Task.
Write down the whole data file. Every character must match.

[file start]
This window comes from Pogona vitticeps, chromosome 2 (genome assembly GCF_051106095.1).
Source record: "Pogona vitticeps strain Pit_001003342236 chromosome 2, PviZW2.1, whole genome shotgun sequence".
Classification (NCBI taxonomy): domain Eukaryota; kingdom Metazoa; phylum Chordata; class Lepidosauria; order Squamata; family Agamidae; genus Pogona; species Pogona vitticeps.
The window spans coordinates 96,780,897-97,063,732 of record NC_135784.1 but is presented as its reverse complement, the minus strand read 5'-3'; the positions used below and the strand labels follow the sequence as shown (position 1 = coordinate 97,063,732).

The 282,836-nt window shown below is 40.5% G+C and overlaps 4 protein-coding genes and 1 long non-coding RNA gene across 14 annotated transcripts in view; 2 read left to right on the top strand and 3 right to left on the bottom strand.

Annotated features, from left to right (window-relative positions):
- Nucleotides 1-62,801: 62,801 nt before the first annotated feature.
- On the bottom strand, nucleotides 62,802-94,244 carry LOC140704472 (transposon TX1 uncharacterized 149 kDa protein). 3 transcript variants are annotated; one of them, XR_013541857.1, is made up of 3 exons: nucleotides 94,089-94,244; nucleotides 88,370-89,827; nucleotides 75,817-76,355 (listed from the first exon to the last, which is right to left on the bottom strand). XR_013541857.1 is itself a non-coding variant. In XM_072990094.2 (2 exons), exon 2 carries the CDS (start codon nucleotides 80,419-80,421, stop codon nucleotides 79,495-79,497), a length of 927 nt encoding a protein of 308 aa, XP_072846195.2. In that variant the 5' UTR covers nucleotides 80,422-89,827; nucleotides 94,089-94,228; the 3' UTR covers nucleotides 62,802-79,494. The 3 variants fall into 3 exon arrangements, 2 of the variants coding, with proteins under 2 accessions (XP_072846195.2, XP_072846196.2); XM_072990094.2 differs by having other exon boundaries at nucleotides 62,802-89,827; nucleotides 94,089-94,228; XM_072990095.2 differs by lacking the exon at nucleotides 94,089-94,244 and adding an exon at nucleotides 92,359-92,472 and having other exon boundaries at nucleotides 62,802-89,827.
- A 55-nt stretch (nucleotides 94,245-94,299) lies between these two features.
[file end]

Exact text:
This window comes from Pogona vitticeps, chromosome 2 (genome assembly GCF_051106095.1).
Source record: "Pogona vitticeps strain Pit_001003342236 chromosome 2, PviZW2.1, whole genome shotgun sequence".
Classification (NCBI taxonomy): domain Eukaryota; kingdom Metazoa; phylum Chordata; class Lepidosauria; order Squamata; family Agamidae; genus Pogona; species Pogona vitticeps.
The window spans coordinates 96,780,897-97,063,732 of record NC_135784.1 but is presented as its reverse complement, the minus strand read 5'-3'; the positions used below and the strand labels follow the sequence as shown (position 1 = coordinate 97,063,732).

The 282,836-nt window shown below is 40.5% G+C and overlaps 4 protein-coding genes and 1 long non-coding RNA gene across 14 annotated transcripts in view; 2 read left to right on the top strand and 3 right to left on the bottom strand.

Annotated features, from left to right (window-relative positions):
- Nucleotides 1-62,801: 62,801 nt before the first annotated feature.
- On the bottom strand, nucleotides 62,802-94,244 carry LOC140704472 (transposon TX1 uncharacterized 149 kDa protein). 3 transcript variants are annotated; one of them, XR_013541857.1, is made up of 3 exons: nucleotides 94,089-94,244; nucleotides 88,370-89,827; nucleotides 75,817-76,355 (listed from the first exon to the last, which is right to left on the bottom strand). XR_013541857.1 is itself a non-coding variant. In XM_072990094.2 (2 exons), exon 2 carries the CDS (start codon nucleotides 80,419-80,421, stop codon nucleotides 79,495-79,497), a length of 927 nt encoding a protein of 308 aa, XP_072846195.2. In that variant the 5' UTR covers nucleotides 80,422-89,827; nucleotides 94,089-94,228; the 3' UTR covers nucleotides 62,802-79,494. The 3 variants fall into 3 exon arrangements, 2 of the variants coding, with proteins under 2 accessions (XP_072846195.2, XP_072846196.2); XM_072990094.2 differs by having other exon boundaries at nucleotides 62,802-89,827; nucleotides 94,089-94,228; XM_072990095.2 differs by lacking the exon at nucleotides 94,089-94,244 and adding an exon at nucleotides 92,359-92,472 and having other exon boundaries at nucleotides 62,802-89,827.
- A 55-nt stretch (nucleotides 94,245-94,299) lies between these two features.